*The following is repost (technical difficulties) of the first part of a multi-part series on the rise of cannabis as a medicine, how it affects alcoholics and addicts in recovery, and how to go about changing the information we have in our minds.

On June 10, 1935 the modern recovery movement was born when Alcoholics Anonymous came into being. And with it came an entirely new way for society to view alcoholism. While this isn’t the only method for people to recover, it’s going to be my primary starting point for now.

AA presented alcoholism as a disease, and one with no known cure. They also offered an ongoing “treatment” for alcoholism that would help the sufferer keep their illness in remission. It soon became very well respected, primarily for the recoveries that it had helped foster. Rather than branching out into other problem areas in society, it instead offered up its 12-step formula to other organizations, to adapt as they saw fit to help other populations with different needs. AA also offered its help to the world of science and health, helping to catapult much of the medical research on alcoholism and addiction that we now benefit from. They firmly put themselves in a position to only help, and never to engage in opinions one way or another. AA also tried very hard to foresee the future in order to avoid falling prey to medical fads, or fickle politics. In doing so, it necessarily took a step back, offering no opinions or endorsements. It’s that kind of foresight that has allowed the program to help as many people as it has over the years. It also gave the mistaken impression to many that the organization itself was mired in the past, advocating faith-healing over science, and allowing people to blame their problems on a disease instead of taking responsibility.

On August 2, 1937 President Franklin D. Roosevelt signed the Marijuana Tax Act, setting in motion an eighty-year assault on plant that had previously been cultivated for a variety of uses by Americans up until that point. The bill itself was drafted by Harry Anslinger, who served (not at all coincidentally) as the first commissioner of the Federal Bureau of Narcotics. There is more than enough evidence indicating that cannabis was already under assault on different fronts prior to this point, but history has also shown that Anslinger played a pivotal role in cannabis prohibition. And, like many of the other substances that were being regulated, and prohibited during this particularly active period of American puritanism, cannabis went from being a plant of many uses, to a fast and efficient way to ruins your life just from the penalties alone.

So, for 80 years those two worlds existed on parallel planes, rarely interacting. As the 12-step world grew and expanded to include organizations like Narcotics Anonymous, and Marijuana Anonymous, the idea of members using any sort of medicine that alters consciousness became taboo in church basements around the world.

It’s here where I need to step and explain something. I have and will use the terms organization, program, members, and culture to describe things like AA, and that isn’t accidental. It also needs to be pointed out that they aren’t synonymous with each other, something that becomes important as this narrative continues.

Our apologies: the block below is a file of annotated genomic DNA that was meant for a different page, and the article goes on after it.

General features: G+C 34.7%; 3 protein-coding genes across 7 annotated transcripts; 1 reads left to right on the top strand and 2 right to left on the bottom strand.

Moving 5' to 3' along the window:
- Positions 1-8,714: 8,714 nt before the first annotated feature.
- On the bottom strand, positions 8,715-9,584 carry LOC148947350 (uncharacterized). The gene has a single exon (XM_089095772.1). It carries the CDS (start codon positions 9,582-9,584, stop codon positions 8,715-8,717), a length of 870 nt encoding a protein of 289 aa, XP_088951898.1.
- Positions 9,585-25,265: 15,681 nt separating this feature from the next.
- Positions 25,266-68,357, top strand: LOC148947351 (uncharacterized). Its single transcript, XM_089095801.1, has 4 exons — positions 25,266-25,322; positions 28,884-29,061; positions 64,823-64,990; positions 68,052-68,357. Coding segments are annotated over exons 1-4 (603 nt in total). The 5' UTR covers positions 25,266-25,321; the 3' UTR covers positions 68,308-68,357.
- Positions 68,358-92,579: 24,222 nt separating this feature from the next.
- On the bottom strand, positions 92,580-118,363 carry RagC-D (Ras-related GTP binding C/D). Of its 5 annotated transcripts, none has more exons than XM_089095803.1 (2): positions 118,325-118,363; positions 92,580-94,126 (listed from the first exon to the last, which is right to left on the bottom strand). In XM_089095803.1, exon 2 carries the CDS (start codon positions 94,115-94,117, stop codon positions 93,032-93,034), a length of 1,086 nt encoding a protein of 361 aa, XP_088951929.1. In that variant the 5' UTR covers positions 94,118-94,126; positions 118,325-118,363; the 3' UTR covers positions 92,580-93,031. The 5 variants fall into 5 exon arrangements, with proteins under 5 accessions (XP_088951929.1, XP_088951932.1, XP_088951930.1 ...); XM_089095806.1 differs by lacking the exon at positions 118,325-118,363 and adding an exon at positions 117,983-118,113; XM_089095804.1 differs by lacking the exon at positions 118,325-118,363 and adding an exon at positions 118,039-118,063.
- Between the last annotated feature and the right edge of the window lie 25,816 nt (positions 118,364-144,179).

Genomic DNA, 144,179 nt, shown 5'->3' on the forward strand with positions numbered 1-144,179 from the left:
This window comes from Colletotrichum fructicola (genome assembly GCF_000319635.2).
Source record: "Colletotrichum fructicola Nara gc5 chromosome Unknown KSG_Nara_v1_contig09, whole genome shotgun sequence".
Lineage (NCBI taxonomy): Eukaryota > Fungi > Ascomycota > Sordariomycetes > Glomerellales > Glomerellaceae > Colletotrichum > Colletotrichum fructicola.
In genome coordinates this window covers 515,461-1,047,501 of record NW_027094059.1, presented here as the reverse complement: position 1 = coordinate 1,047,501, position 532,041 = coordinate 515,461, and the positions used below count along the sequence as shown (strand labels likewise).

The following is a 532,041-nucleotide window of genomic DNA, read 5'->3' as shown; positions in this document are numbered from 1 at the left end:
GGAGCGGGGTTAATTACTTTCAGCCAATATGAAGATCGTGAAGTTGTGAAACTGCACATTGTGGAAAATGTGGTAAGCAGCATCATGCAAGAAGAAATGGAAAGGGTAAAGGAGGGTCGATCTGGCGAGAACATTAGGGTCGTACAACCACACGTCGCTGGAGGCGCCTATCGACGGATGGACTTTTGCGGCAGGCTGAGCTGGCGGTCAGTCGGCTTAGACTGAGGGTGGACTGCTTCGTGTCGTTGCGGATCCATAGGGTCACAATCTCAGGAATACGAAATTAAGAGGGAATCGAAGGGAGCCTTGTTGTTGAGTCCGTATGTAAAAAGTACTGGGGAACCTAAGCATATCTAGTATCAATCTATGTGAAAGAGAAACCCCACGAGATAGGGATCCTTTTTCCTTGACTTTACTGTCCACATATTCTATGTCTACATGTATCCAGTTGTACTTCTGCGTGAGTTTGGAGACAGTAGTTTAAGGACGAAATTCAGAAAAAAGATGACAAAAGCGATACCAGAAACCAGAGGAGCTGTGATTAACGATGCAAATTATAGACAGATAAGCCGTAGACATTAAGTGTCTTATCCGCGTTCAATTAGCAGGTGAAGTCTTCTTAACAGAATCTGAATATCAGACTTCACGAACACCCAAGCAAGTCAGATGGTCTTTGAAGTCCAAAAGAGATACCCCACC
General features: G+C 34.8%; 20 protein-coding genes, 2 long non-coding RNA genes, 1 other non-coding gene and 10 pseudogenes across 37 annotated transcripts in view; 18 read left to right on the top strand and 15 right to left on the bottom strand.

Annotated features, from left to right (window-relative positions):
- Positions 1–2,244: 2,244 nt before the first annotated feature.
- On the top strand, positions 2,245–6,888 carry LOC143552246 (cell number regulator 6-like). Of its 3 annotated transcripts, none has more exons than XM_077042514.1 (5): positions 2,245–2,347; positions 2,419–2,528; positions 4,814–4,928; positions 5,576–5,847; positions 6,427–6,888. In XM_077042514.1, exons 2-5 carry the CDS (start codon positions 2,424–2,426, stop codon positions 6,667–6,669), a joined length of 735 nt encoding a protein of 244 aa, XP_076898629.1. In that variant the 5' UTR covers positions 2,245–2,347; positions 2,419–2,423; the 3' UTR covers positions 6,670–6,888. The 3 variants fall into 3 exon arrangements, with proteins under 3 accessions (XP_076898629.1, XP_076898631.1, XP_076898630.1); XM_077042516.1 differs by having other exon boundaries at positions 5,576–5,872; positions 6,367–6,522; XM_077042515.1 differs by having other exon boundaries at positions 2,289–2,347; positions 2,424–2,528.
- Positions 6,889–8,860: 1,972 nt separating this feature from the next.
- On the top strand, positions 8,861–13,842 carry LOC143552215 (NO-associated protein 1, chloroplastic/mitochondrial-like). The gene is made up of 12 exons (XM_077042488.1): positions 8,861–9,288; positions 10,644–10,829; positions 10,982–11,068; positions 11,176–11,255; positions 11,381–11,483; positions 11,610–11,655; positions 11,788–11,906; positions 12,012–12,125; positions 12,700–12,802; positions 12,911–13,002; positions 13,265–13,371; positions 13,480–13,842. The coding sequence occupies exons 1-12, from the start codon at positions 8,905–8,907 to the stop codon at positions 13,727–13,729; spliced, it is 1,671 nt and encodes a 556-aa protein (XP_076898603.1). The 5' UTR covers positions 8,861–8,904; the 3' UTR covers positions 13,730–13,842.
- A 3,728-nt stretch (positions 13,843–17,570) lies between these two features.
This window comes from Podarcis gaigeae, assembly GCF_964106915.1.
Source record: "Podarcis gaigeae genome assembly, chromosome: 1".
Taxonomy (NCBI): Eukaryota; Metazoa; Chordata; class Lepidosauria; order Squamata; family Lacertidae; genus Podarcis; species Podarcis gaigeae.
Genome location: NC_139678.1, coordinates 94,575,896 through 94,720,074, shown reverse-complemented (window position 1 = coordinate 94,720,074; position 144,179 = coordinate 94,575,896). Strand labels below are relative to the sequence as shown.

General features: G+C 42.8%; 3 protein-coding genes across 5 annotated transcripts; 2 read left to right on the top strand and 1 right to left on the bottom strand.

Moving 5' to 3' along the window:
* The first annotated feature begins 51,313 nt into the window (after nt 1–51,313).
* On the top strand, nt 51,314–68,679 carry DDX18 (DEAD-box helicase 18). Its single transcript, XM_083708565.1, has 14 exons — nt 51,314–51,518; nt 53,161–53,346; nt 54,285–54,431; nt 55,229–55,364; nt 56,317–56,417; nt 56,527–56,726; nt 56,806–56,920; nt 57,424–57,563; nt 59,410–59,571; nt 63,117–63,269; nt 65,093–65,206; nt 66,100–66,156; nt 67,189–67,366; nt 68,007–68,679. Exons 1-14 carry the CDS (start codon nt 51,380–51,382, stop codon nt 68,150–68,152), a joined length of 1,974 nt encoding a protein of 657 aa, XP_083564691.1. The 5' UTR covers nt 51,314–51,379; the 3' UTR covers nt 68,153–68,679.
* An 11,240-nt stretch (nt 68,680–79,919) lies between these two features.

The organization of Alcoholics Anonymous is just that, the parent organization that exists to serve the groups, and individual members with information to aid in their recovery. This is the same type of organization that I mentioned had “firmly put themselves in a position to only help, and never to engage in opinions one way or another”. Unlike most organizations, they never set rules or requirements for their members to follow, at most they will offer suggestions. Not everyone at the organization is a member, let alone an alcoholic or addict. If asked about their position on different forms of cannabis being legally prescribed as medicine, or about recreational legalization, they would very likely say that they have no opinion on those kinds of issues.

The program of Alcoholics Anonymous are those 12-step things you hear mentioned in TV and movies all of the time. If you actually use these twelve things to help you in life, you are following the program. You don’t need to be a member, or even an alcoholic or drug addict to use them. They were designed to be “open source” long before that was a term of use.

The members of Alcoholics Anonymous are just that, the people in the seats. Someone becomes a member when they say they are, that’s all there is to it. Of course, because the membership is made up of people who get to decide if they are members, or even if they are alcoholics at all, it is as flawed as and varied as people are in general. And while that means no one person is in charge, it also means that anyone who thinks they are, will try to be. I invite you to someday attend an AA meeting someday, and then randomly suggest they move their coffee pot across the room. Watch to see how many people think they are in charge. This will become is a crucial point in this narrative, because they are people with lots of opinions, who talk to each other all the time.

Finally, there is the culture of Alcoholics Anonymous. This is where most misunderstandings and conflicts arise within the world of recovery. And it’s here where opinions become dogma, regardless of evidence.

To be continued…